So are you ever just going about your day, maybe on the way to the grocery store, or riding your bike, when all of a sudden, out of nowhere, it hits you: the guy in the picture above — that guy — is likely to become the 46th president of the United States? Yeah, me too.
Anyway, while I was bouncing around the internet this morning, looking for stuff that piqued my attention enough to write about, I came across the following tweet, And there, in all his glory, was Joe. Being Joe. You know what I mean; that deer-caught-in-the-headlights look that Joe all-too-often has plastered all over his face, as he vacantly stares at the camera — and script — directly in front of him? Yeah, that look.
Being the inquisitive sort I am, I decided to take a peek at the short video in the tweet, just to see what might be behind that nobody’s-home fixed gaze. I wasn’t disappointed.
There was Joe, heroically telling us how he and his pal Barack entered office, 11 years ago — actually, it was just a month short of 12 years, but who’s counting? — during the “Great Recession,” and because of their heroism — and brilliance of epic proportion, of course — Joe and Barack saved us from a “Great Depression,” America.
Developing Story with Dr. Ron Paul Reveals #1 Step Every American Needs to Take. Find Out More
And the best part? Joe — sans Barack — is gonna “do that all over again.” [Cue: emotional patriotic music.]
Let’s “unpack” (hate that usage) things a bit, shall we?
Let’s begin with a basic truth: presidents of both parties often get more credit and blame for economic conditions than they deserve, given that much of what happens is outside their control. Note: I didn’t say they don’t deserve some of either; just not as much credit as they braggingly claim — nor as much blame as they run from like Michael Moore running from a spinach and flaxseed smoothie.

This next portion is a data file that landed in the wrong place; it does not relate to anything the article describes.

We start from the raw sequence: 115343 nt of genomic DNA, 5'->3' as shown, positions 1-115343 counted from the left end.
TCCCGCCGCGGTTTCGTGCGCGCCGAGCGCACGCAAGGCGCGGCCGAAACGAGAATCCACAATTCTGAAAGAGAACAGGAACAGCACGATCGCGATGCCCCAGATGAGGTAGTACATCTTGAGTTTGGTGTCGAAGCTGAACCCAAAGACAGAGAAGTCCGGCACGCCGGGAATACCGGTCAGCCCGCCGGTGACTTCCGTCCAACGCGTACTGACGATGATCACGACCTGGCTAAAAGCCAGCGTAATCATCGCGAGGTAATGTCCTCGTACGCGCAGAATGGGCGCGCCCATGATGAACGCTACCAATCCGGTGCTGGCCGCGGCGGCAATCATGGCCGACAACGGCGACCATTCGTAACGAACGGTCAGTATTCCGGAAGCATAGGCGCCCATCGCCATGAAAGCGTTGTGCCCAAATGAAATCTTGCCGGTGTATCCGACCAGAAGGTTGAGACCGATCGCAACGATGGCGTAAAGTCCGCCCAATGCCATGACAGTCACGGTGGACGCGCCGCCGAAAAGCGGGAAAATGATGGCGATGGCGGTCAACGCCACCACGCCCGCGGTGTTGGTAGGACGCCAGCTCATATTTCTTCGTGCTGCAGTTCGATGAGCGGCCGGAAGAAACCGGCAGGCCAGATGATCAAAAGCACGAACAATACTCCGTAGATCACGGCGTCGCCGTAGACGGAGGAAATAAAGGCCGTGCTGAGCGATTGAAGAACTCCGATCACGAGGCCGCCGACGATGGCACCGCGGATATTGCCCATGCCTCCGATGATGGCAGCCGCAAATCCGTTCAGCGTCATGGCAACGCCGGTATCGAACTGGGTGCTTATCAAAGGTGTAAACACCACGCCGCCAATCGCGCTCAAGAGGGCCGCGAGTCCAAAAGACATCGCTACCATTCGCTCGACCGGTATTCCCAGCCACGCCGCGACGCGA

While it’s true that 2019 marked the 11th straight year of economic expansion — then 2020 happened — the Obama years also saw the National Debt balloon by nearly 70 percent, from just under $12 trillion to more than $20 trillion. Additionally, Joe “forgot” to mention that Obama gutted the work requirements for welfare, nearly doubling the number of Americans on government assistance, which Trump properly restored, including tightening work requirements for SNAP — Supplemental Nutrition Assistance Program — reducing the number of Americans on “food stamps” by 70 million, through January 2020.
Here’s the thing.
We — both sides of the aisle — can go back and forth all day long about which administration best managed the economy, to the extent that an administration can “manage” an economy, but grandiose claims of heroics — in this case by Biden — are little more than hollow words. Moreover, while the current COVID spike is triggering new shutdowns, it’s hard to imagine a “Great Depression” in the offing — that is, unless Joe Biden does become president — and save us from it. Again.
Then again, given that all-too-common vacant stare, “hollow” is the operative word.